A fiery blaze in the small town of Kaihu has destroyed the home and livelihood of a “beautiful” family of five – and the Gas station that locals rely upon daily.
Located 30 minutes outside Dargaville in Kaipara, the local service stationwas the home and business of Sukhmeet Singh and Manjeet Kaur, but now the couple and their three young children find themselves with no home or income.
After seeing smoke coming from one of the rooms, Singh called for aid, shortly before the phone stopped working.
A distraught Kaur told the Advocate on Wednesday morning that she had just served dinner to her three children aged 18 months, 4 and 6 when the lights and TV in the home all turned off.
They made their way outside and shortly afterwards locals Jim and Sue Rawhiti arrived after hearing about the fire through their son, who is a volunteer firefighter.
The pair said at that point there was some smoke coming from the house but when it started going “it went quick”.
They also witnessed another community member tying a rope around a shelf of gas cylinders and moving them away from the building and said moments like that highlight how the community sees the opportunity to help out as a no-brainer.
The family are unharmed but shattered by the loss, which happened around four years after they took on the business in search of a better life.
Their business, two vehicles and home have been wrecked by the blaze.
Kaur is devastated at the loss of her certificates from her education. She is a software engineer and was working on completing a PhD.
She also tearfully told the Advocate she doesn’t know how she will get in touch with her or Singh’s family, who are all in India.
“Everything is gone,” she said.
Sue Rawhiti said when she took the children and Kaur away from the fire, the tamariki were worried about their belongings, such as a beloved Spider-Man bag.
Jim Rawhiti believes that by the time fire crews arrived, they were “severely limited” in what they could do after a 30-minute drive to the site of the blaze.
Fire investigators concluded that the Gas Kaihu fire was not suspicious, saying a fault in one of the freezers in the shop is to blame.
Investigator Craig Bain said his team had a “rough idea” when they went into the building after the fire.
He said it looked “very much” like the fault was from a glass door freezer in the gas station shop.
The fire would have spread from that area, hitting the ceiling and fanning out across it, burning the building as it went, Bain explained.
Bain has been a fire investigator for 30 years and said while “all fires are significant”, this one will place “huge stress” on the community.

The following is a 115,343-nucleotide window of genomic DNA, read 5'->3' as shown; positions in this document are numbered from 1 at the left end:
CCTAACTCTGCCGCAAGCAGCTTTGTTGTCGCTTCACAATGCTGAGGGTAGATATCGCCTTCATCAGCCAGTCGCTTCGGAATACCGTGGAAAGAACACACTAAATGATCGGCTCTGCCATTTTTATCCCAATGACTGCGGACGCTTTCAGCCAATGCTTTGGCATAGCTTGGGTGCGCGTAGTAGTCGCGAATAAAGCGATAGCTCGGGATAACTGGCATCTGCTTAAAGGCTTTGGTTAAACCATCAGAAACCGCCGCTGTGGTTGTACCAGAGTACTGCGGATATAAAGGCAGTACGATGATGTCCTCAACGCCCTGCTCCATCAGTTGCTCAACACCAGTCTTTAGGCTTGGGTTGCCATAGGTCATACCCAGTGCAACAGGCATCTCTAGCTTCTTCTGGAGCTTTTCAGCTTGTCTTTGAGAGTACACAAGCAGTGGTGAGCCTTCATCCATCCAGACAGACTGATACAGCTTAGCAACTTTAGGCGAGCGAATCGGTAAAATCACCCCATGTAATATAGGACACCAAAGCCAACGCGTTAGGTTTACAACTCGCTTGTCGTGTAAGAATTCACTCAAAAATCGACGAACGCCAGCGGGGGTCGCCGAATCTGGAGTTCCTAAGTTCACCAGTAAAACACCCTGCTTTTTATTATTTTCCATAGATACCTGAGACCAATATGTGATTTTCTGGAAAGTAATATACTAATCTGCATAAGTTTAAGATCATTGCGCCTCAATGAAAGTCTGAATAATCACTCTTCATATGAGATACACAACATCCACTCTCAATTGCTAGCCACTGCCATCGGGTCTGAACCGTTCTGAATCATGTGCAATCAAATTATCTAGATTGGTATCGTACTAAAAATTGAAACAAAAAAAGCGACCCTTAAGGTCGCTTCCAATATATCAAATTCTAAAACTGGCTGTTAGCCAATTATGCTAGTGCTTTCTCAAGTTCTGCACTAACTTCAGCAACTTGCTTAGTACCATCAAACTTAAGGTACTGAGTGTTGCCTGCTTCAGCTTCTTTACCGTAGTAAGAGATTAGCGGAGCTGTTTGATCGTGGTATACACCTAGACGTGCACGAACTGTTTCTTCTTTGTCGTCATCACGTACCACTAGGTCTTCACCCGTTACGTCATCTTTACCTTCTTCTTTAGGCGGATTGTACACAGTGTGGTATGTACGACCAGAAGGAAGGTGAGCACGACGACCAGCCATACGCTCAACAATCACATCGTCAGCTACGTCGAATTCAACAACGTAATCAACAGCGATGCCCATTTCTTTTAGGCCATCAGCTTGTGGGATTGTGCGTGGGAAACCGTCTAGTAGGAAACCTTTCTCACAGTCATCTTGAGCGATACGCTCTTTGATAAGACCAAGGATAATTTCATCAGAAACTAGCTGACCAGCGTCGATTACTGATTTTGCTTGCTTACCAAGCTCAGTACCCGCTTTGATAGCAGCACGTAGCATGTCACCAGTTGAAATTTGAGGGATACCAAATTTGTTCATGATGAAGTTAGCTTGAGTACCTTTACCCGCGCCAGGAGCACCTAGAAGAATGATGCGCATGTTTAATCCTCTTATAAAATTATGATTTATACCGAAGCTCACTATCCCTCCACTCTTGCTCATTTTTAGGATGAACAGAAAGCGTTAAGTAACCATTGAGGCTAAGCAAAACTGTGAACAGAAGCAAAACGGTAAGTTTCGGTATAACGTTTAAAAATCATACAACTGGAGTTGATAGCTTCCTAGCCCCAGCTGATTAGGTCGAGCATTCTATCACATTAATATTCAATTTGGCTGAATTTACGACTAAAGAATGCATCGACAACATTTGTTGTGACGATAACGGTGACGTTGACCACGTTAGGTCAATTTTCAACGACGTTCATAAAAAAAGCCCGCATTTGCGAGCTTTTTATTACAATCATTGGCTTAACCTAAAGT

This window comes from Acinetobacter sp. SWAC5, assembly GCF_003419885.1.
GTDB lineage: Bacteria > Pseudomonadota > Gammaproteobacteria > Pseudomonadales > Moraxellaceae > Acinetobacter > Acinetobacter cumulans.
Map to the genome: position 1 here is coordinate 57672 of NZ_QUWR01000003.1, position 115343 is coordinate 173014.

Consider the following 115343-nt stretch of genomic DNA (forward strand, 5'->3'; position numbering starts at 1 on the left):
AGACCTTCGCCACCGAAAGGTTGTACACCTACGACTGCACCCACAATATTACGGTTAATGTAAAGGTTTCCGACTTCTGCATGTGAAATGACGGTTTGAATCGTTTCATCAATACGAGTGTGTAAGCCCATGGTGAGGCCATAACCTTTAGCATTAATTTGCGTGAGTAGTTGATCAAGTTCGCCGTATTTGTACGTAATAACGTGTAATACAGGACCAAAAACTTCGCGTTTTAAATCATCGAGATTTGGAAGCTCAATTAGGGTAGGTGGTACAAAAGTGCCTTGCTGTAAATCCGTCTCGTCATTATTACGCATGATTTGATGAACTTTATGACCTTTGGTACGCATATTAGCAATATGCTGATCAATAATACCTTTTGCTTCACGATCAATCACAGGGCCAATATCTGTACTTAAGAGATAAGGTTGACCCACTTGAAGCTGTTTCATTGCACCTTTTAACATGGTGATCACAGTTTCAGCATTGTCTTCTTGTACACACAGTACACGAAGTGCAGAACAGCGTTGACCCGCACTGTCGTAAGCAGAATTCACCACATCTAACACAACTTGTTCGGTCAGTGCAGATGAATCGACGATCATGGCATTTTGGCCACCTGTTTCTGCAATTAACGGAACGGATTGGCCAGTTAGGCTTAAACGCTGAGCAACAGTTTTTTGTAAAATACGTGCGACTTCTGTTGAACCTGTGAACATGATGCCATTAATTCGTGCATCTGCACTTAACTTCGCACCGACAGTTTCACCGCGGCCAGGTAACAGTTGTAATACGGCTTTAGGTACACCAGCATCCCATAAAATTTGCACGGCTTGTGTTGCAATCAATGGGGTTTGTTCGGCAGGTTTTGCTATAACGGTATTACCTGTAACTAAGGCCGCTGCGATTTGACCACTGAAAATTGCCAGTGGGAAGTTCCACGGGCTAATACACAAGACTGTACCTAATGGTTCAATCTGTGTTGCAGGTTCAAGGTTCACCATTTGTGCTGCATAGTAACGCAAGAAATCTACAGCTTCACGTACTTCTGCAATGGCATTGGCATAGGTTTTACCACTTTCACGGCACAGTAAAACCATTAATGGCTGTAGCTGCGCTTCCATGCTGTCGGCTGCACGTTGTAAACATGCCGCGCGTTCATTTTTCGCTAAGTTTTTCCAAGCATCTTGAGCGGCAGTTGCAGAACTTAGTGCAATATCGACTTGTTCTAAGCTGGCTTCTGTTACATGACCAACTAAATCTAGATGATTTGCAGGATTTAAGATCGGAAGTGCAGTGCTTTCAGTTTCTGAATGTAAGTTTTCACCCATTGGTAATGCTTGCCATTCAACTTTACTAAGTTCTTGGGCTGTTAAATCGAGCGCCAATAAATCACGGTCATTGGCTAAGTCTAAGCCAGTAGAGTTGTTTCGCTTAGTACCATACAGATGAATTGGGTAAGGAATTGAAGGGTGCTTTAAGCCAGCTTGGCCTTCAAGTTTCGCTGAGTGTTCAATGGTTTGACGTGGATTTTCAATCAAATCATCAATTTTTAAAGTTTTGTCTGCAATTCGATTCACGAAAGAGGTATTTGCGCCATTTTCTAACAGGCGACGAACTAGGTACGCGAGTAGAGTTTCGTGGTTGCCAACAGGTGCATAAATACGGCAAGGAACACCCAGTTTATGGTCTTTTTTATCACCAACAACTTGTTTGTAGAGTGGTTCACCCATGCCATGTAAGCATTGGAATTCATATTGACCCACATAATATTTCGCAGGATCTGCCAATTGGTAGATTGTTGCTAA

“This is a focal hub out in the middle of nowhere,” he said.
Chairman of Waikaraka Marae, Munual Te Rore, said his property backs on to the family business, and he saw the blaze after receiving a call from a relative who informed him.
“I looked out the back and saw the flames coming up,” he said.
By the time Te Rore got there around 9.15pm “the thing was in a fireball” and three fire engines were there, as well as a police vehicle.
He said the smell of chemicals mixed with tyres was overwhelming and he could feel immense heat coming off the fire.
“The building was so old so it just went up like a matchstick,” he said.
Te Rore, whose mother used to work in the same building in the 70s, is dismayed at the devastation and said it would impact the local community hugely.
“The community is going to be without a garage, we’re going to have to go into Dargaville, but the main thing is that the family is safe,” he said.
Te Rore described the family as “beautiful” and the kids as “lovely”.
He said that only recently the family had installed $10,000 security doors after two robberies.
He had recently organised himself and some other volunteers from the community to be stationed outside the business from 11pm until 6am as security as well.
One of the children would not fall asleep until he knew there was security outside the business.
Singh said the catastrophe is the latest in a spate of misfortunes that have plagued his family, including Cyclone Gabrielle and robberies, one where the stolen items were Magnum icecreams.
It is yet to be determined whether the incident was arson, an electrical fault or something else, but Singh said regardless of the outcome, he just wants to know what caused the fire.
In the meantime, the community has created a hub in the local hall, where people are donating blankets and food. A meeting at Kaihu Hall was also organised prior to the fire, which will now focus on how the community can help the family.
Brodie Stone is the education and general news reporter at the Advocate. Brodie recently graduated from Massey University and has a special interest in the environment and investigative reporting.